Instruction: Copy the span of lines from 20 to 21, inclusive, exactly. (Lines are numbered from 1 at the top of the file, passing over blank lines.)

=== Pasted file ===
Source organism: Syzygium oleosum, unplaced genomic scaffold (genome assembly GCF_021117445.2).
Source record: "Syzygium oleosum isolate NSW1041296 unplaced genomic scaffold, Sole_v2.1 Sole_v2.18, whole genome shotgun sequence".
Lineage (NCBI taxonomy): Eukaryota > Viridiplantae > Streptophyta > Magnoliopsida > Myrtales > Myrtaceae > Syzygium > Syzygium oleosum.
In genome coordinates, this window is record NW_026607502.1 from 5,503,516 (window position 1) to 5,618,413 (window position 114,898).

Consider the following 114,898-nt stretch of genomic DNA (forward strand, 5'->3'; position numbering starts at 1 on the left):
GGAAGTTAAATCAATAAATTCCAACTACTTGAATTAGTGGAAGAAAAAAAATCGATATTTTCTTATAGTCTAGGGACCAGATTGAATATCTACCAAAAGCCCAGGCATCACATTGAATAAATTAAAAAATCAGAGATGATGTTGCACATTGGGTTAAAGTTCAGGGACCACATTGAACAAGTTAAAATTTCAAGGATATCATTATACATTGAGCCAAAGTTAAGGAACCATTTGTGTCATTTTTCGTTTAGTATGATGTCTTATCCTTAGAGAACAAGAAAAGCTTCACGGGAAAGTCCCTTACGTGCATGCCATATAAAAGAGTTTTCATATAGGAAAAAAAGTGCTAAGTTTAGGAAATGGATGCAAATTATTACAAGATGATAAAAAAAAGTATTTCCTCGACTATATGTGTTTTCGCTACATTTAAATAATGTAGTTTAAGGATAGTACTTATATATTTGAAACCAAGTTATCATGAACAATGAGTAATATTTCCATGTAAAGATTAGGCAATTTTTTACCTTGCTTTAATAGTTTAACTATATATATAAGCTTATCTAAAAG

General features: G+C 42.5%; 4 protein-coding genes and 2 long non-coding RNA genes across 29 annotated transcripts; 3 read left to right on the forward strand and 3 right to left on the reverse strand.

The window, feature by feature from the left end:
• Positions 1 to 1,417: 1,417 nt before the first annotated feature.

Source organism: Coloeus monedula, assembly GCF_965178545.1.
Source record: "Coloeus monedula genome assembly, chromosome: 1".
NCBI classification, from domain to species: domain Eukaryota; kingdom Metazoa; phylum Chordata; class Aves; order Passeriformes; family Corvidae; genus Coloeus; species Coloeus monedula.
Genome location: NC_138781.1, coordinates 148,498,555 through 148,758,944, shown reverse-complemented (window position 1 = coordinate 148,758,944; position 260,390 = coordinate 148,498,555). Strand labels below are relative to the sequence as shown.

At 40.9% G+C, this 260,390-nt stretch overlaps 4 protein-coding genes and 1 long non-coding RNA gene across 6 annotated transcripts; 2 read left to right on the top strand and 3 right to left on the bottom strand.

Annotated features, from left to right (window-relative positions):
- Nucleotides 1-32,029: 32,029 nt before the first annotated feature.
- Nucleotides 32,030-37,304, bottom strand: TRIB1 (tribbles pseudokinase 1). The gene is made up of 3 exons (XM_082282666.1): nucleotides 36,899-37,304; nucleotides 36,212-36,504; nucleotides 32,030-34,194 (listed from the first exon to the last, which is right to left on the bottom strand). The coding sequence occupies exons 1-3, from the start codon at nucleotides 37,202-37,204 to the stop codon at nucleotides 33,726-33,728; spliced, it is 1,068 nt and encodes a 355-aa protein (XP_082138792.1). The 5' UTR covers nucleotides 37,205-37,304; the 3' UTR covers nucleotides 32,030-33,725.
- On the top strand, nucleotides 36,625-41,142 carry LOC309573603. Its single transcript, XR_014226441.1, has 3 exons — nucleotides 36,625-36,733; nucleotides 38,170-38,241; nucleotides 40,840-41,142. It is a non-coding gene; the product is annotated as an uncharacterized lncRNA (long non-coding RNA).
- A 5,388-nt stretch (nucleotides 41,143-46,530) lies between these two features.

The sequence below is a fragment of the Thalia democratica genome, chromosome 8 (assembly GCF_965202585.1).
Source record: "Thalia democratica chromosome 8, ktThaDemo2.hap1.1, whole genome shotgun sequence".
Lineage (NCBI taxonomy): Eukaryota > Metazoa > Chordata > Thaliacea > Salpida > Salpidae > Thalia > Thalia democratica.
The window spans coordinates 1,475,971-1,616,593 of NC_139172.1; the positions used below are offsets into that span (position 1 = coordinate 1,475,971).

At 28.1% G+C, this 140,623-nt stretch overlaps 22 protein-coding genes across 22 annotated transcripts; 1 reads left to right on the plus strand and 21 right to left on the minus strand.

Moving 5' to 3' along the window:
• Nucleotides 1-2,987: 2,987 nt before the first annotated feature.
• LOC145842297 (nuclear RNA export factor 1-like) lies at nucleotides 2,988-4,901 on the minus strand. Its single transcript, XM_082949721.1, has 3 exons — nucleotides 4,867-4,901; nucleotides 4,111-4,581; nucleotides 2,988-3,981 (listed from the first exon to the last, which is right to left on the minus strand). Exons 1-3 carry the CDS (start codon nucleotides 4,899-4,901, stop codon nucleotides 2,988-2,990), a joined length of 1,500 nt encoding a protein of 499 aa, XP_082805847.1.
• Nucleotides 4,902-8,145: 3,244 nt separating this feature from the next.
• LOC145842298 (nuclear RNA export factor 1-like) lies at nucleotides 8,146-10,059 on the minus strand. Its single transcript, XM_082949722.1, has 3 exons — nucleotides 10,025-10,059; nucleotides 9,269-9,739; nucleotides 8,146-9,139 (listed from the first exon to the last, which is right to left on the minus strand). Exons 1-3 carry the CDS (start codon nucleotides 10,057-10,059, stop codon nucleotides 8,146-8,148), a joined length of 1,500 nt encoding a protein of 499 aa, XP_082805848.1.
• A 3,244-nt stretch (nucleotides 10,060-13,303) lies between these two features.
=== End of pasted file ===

The sequence below is a fragment of the Thalia democratica genome, chromosome 8 (assembly GCF_965202585.1).
Source record: "Thalia democratica chromosome 8, ktThaDemo2.hap1.1, whole genome shotgun sequence".